Blood samples from people with long Covid who are still suffering with symptoms after 12 months show signs of autoimmune disease, a new study has found.
Autoimmune diseases, such as rheumatoid arthritis and lupus, occur when the immune system mistakenly attacks healthy parts of the body instead of defending the body against disease.
Lead researcher, Dr Manali Mukherjee of McMaster University in Ontario, Canada, began to wonder about the role of the immune system in long Covid after she experienced symptoms firsthand.
“Although long Covid is now recognised by bodies like the World Health Organization, we still know very little about why it develops or how we can help patients,” she noted.
She and her colleagues recruited 106 people who had been diagnosed with Covid-19 between August 2020 and September 2021 and were under the care of three hospitals in Canada. They also included a group of 22 healthy volunteers and a group of 34 people who had experienced a non-Covid respiratory infection as a comparison.
On three occasions – three, six and 12 months after they recovered from infection – patients were asked if they were suffering any shortness of breath, coughing or fatigue, all of which are typical symptoms of long Covid.
Most patients were still taking part in the study after six months (98 out of 106) while only 57 came back after 12 months. The researchers suggested that this may be due to patients recovering.
The participants provided blood samples and these were tested for particular antibodies. Antibodies are normally produced by the immune system to stick to potentially harmful bacteria or viruses, marking them out for attack by other parts of the immune system. In this case, the researchers looked for antibodies that target healthy cells and tissues in the body and that are known to contribute to autoimmune diseases.
The study found that almost 80% of the Covid-19 patients had two or more of these antibodies in their blood three months and six months after the infection. This fell to 41% after a year. Most of the healthy volunteers had no sign of these antibodies in their blood and in those who had experienced a non-COVID respiratory infection, levels of these antibodies were comparatively low.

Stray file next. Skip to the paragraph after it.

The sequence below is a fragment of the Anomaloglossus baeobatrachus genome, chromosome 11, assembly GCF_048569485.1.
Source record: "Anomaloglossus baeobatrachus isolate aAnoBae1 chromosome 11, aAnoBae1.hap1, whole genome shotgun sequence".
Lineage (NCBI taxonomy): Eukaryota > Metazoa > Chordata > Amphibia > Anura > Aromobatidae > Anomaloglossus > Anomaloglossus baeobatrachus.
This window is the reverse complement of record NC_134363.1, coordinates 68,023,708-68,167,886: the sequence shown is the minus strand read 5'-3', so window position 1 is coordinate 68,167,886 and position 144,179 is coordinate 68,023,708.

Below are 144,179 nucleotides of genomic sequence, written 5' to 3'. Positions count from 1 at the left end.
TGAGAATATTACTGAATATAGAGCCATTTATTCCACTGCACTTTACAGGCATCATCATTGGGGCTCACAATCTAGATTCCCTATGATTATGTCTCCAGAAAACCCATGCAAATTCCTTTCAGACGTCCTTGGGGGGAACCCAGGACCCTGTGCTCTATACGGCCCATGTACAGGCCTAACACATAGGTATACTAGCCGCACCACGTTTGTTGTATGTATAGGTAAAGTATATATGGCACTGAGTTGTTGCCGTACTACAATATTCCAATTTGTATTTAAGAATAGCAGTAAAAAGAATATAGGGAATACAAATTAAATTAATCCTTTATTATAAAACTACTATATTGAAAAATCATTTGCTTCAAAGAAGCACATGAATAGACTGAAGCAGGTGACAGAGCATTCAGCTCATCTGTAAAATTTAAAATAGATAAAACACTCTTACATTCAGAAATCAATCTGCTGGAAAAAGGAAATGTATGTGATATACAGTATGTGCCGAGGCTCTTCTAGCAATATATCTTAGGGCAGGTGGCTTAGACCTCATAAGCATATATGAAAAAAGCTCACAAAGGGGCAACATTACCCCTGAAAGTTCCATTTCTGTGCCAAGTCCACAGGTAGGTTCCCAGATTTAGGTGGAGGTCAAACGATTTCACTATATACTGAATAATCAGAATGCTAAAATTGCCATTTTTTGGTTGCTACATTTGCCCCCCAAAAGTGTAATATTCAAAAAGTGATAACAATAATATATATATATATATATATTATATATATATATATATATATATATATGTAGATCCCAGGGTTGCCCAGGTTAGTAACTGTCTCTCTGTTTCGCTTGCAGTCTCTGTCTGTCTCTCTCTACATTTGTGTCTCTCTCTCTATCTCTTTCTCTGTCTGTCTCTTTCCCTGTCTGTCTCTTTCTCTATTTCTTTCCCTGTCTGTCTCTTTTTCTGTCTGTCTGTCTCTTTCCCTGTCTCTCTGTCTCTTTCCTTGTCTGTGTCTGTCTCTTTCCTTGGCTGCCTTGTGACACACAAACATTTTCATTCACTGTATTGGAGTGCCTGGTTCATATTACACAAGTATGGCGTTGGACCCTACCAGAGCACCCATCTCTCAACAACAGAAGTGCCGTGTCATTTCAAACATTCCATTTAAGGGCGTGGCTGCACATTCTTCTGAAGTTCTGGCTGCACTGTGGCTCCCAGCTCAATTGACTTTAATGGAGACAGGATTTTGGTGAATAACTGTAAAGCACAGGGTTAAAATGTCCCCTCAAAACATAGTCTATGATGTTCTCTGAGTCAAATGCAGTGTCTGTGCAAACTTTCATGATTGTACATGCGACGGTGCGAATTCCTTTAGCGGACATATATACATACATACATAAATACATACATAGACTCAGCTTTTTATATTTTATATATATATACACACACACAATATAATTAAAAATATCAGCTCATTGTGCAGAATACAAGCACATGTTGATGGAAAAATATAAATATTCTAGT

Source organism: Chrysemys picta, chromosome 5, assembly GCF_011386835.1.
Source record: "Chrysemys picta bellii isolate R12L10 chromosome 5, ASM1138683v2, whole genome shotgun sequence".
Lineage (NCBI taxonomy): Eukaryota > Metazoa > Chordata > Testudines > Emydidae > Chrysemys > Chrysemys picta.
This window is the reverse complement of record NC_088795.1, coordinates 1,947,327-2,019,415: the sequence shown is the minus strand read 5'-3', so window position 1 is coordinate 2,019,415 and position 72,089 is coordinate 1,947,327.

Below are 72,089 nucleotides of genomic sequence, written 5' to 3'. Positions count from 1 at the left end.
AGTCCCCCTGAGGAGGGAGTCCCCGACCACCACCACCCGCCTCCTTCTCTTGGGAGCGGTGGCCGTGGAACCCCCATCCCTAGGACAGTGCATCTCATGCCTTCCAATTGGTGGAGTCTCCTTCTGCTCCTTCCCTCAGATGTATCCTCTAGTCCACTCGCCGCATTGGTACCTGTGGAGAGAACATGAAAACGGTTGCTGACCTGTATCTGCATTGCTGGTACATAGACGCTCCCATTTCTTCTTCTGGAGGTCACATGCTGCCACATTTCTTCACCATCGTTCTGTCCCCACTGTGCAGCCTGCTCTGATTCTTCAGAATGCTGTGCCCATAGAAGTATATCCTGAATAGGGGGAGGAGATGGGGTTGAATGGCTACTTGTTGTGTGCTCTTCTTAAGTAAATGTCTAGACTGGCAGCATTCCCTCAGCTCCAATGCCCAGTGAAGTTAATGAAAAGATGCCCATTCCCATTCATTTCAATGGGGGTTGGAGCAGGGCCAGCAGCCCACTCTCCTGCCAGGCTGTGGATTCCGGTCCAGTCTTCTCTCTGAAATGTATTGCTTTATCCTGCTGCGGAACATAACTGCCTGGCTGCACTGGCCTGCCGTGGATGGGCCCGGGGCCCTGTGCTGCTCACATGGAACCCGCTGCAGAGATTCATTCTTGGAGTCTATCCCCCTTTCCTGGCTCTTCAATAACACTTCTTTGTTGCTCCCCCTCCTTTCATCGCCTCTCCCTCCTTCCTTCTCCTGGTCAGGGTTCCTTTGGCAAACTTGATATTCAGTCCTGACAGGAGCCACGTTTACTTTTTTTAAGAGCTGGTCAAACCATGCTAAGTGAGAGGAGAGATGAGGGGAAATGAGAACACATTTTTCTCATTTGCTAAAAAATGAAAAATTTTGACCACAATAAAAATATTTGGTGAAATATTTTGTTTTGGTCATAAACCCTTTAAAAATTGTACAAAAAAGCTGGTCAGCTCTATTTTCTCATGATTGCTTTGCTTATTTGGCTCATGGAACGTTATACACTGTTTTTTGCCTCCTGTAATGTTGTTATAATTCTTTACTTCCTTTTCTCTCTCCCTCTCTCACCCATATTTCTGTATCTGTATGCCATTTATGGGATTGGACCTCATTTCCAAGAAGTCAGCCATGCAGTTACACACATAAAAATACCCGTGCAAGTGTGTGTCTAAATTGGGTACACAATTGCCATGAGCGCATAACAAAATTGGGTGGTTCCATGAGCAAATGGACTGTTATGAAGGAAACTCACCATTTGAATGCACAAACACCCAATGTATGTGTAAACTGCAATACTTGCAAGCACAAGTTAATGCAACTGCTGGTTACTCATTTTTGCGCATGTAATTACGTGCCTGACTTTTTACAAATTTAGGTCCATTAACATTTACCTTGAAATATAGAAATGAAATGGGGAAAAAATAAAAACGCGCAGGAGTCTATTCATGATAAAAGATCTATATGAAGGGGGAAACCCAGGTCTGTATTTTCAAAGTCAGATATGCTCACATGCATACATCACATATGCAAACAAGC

Researchers also found that two specific ‘autoantibodies’ (called U1snRNP and SSb-La autoantibodies), along with cytokines that cause inflammation, persisted in around 30% of Covid patients a year after infection. This tended to be among those patients who were also still suffering with fatigue and shortness of breath.
“For the majority of the patients in our study, even if they had autoantibodies soon after their infection, this resolved after 12 months. However, in some patients, autoantibodies persist, and these patients are more likely to continue suffering with symptoms and to need medical help. These results point towards the need to test for signs of autoimmune disease in patients with symptoms of long Covid that last for a year or more,” Dr Mukherjee said.
According to co-lead researcher, Prof Chris Carlsten of the University of British Columbia in Vancouver, these findings on autoantibodies support the findings of other researchers “and provide strong plausibility for the presentation of long Covid as a systemic disease”.
The researchers are now planning to study long Covid patients over a period of two years to see how the levels of autoantibodies change in the longer term.
The study is published in the European Respiratory Journal and according to Dr Eva Polverino from Vall d'Hebron University Hospital in Barcelona, Spain, and head of the European Respiratory Society’s Respiratory Infections Assembly, despite millions of people worldwide suffering with long Covid, there is a lack of evidence on why some people develop the condition and how patients can be helped.
“We know that certain infections can, in some cases, trigger longer-term autoimmune diseases such as rheumatoid arthritis. This study adds to growing evidence that similar processes may be involved in long Covid. Further work in this area could increase our understanding of long Covid and how best to diagnose and treat the condition,” she commented.